featured in our annals feel free to access the archive. It is like this
e-zine, free to Readers and we always appreciate the support of advertisers
Inspired by item 5 above we were not astounded to find a reference
to the OED which appeared in Back Issue – 17 – in January 02
STRANGE, is it not, that the Oxford English Dictionary defines "convention"
as "a custom or customary practice", and yet what is arguably
the most important shipping liability convention of all is anything
but customary throughout the many nations involved in the international
carriage of goods by sea. It is a little spooky, too, to find that the
OED carries a special definition of "convention" as used in
the United States, because getting the US on side with the serious world
majority in its shipping liability legislation is a task which has thus
far proved to be beyond the wit and will of mere mortals.
So it is good to hear that the US State Department has been holding
a series of meetings aimed chiefly at establishing a US negotiating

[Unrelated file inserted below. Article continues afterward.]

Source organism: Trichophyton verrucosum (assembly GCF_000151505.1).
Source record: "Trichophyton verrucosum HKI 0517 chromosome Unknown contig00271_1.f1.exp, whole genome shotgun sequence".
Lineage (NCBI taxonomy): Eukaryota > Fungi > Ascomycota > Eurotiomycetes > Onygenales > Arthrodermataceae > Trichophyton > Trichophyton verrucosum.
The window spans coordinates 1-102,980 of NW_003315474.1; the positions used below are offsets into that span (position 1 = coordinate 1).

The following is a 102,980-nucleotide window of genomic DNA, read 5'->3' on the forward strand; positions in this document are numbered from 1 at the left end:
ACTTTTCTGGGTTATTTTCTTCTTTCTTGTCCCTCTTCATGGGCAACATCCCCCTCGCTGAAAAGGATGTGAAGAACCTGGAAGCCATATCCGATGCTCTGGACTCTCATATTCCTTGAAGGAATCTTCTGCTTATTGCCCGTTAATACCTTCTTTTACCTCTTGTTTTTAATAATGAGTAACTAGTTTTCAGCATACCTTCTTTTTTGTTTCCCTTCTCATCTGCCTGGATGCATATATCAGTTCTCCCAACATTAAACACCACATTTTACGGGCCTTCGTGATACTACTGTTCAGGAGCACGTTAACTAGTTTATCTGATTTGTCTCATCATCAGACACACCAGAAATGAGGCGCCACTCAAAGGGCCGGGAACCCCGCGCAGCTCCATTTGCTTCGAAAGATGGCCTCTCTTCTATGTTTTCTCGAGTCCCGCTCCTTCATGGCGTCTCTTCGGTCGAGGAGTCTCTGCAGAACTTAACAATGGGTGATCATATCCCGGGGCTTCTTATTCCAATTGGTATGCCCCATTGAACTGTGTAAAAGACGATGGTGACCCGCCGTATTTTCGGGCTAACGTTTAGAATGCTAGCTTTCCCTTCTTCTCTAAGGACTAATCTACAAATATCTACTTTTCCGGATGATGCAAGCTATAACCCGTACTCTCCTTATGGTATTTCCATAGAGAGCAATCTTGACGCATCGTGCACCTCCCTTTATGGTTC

position for the forthcoming UNCITRAL talks, scheduled for April in
New York, on the draft international carriage of goods by sea convention
put together by the Comite Maritime Internationale. What’s more, it
is reported that US maritime interests are largely in favour of the
document. There is a long way yet to go, but the long-term ardent cogsascente
among our readers might be excused for embarking on the early stages
of a modest dance of unbridled joy.
Consider the facts. The US was comparatively close to uniformity with
the rest of the world when it first enacted COGSA. But, over the years,
decisions handed down by the US courts have resulted in the US drifting
further and further away from too many of the Hague Rules signatories.
And things have just gone from bad to worse.
The US did not ratify the Visby amendments, although it did appear
at least to be at one with the rest of the sensible maritime world in
studiously ignoring the wretched Hamburg Rules. Unable to bring itself
to adopt Hague/Visby, the US soldiered on with its own COGSA – basically
the Hague Rules. For a number of years now, the US Maritime Law Association
has been working manfully to cobble together a consensus on an amended
COGA that would not further isolate the US from the rest of the maritime
world. Now, the CMI/UNCITRAL draft incorporates some of the US COGSA
provisions, includes others in an amended form, and excludes some others